A Hispanic child holds his hands in peace signs next to a vote here sign.

President Johnson and leaders of the civil rights movement made unimagined strides to improve the ability of blacks to exercise their right to vote. Yet those of us who carry on their fight recognize there is still so much to be done.

African-Americans are entitled to the same rights and treatment as everyone else when they go to the polls. Voting is a right, and every citizen must enjoy it equally. There is simply no excuse, no reasonable explanation why minorities should face greater obstacles in order to exercise this most fundamental right.

Now, more than ever is a crucial time to initiate change – and it all begins with you. The task may seem daunting, but a multitude of resources and materials is available to help inspire change, from the moment you register to vote to your first step from the polling location with an “I Voted” sticker proudly displayed near your heart. Below are some helpful tips and links that can get you started, but don’t feel limited to only this list. Research, question, get involved, get inspired – the time to step up is now.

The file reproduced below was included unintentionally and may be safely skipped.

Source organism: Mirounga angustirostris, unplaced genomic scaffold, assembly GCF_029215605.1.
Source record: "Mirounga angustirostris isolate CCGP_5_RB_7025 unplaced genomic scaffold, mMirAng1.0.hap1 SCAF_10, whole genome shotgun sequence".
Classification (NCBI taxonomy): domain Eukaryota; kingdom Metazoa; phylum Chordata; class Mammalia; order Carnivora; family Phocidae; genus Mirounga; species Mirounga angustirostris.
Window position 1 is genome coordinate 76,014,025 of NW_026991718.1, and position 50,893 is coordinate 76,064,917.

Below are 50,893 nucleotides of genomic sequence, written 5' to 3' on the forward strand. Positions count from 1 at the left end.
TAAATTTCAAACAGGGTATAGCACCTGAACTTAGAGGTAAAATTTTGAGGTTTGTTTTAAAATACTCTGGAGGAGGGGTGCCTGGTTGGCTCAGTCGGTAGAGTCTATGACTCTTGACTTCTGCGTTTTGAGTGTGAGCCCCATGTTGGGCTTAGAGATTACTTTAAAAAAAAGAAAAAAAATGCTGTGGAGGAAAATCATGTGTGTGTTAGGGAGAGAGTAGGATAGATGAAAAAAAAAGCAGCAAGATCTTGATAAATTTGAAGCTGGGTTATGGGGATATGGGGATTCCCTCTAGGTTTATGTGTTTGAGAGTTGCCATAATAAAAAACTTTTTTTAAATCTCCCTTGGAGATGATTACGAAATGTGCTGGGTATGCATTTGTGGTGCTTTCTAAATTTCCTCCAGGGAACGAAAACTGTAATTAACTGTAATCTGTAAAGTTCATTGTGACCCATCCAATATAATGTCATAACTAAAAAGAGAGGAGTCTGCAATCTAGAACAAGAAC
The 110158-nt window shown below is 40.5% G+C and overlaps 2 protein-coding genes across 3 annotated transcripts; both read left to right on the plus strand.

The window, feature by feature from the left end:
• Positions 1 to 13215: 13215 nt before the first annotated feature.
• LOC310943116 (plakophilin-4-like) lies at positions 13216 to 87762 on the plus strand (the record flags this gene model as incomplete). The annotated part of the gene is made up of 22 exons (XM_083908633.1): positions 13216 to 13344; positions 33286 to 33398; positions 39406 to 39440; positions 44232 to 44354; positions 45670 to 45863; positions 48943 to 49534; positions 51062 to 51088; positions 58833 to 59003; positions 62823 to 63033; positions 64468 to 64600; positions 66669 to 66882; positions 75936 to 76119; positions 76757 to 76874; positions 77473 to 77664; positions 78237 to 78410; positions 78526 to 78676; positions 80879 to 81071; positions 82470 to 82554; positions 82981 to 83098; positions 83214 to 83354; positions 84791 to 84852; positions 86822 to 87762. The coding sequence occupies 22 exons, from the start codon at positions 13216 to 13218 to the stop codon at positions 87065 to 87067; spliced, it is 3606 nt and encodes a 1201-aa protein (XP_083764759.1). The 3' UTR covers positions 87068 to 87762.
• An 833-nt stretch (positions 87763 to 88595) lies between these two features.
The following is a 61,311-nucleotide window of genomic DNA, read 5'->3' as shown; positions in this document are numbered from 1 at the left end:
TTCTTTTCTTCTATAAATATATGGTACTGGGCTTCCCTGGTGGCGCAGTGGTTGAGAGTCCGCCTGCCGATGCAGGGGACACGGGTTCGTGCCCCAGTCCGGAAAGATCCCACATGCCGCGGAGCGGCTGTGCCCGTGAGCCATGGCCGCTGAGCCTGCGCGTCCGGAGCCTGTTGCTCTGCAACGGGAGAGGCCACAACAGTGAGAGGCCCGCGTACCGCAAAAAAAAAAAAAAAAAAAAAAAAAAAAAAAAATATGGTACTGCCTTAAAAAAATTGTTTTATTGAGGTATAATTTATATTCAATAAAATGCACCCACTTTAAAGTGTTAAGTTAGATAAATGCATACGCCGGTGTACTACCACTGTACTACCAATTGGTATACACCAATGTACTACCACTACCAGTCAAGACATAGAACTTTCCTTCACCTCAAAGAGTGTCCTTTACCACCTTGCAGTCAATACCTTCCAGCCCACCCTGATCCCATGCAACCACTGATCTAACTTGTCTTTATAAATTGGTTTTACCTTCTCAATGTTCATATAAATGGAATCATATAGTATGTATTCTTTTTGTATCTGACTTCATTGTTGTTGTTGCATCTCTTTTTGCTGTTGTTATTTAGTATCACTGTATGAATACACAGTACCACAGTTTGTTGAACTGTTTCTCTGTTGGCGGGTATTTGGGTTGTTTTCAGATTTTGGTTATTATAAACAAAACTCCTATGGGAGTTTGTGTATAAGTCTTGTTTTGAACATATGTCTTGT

• Contact organizations you support and ask who they endorse. Research the candidates to find those who are most aligned with your interests. The National Black Justice Coalition is a great place to start with their commitment to enhancing K-12 education for black children and a strategic focus on strengthening and supporting black families.
  • Effect change and join the movement to encourage voter registration with the NAACP Power of 5 Campaign, which challenges volunteers to use their circle of influence to register 5 people to vote.
  • Research candidates and find helpful resources through the National Coalition on Black Civic Participation. The NCBCP has launched a handful of programs that encourage black men, women, and youth to participate in the vote.
  • Get assistance obtaining a government-issued ID through Spread the Vote, a group that helps eligible voters secure an ID “365 days a year PLUS Election Day.” Many states have chapters, including Florida.
  • Utilize services like Lyft that offer reduced-cost or free rides on Election Day.
  • Use VoterPal, an app that targets Latino voters and makes it easy to register to vote. Voto Latino pioneered this user-friendly mobile application, which scans state-issued IDs and automatically fills out voter registration information.
  • If possible, attend one of the stops on the National Urban League Voter Engagement Campaign’s four-city tour rally (Cleveland, Detroit, Philadelphia, Atlanta).

You can read about obstacles we continue to overcome in part one of this post.

Leave a Reply

Your email address will not be published. Required fields are marked *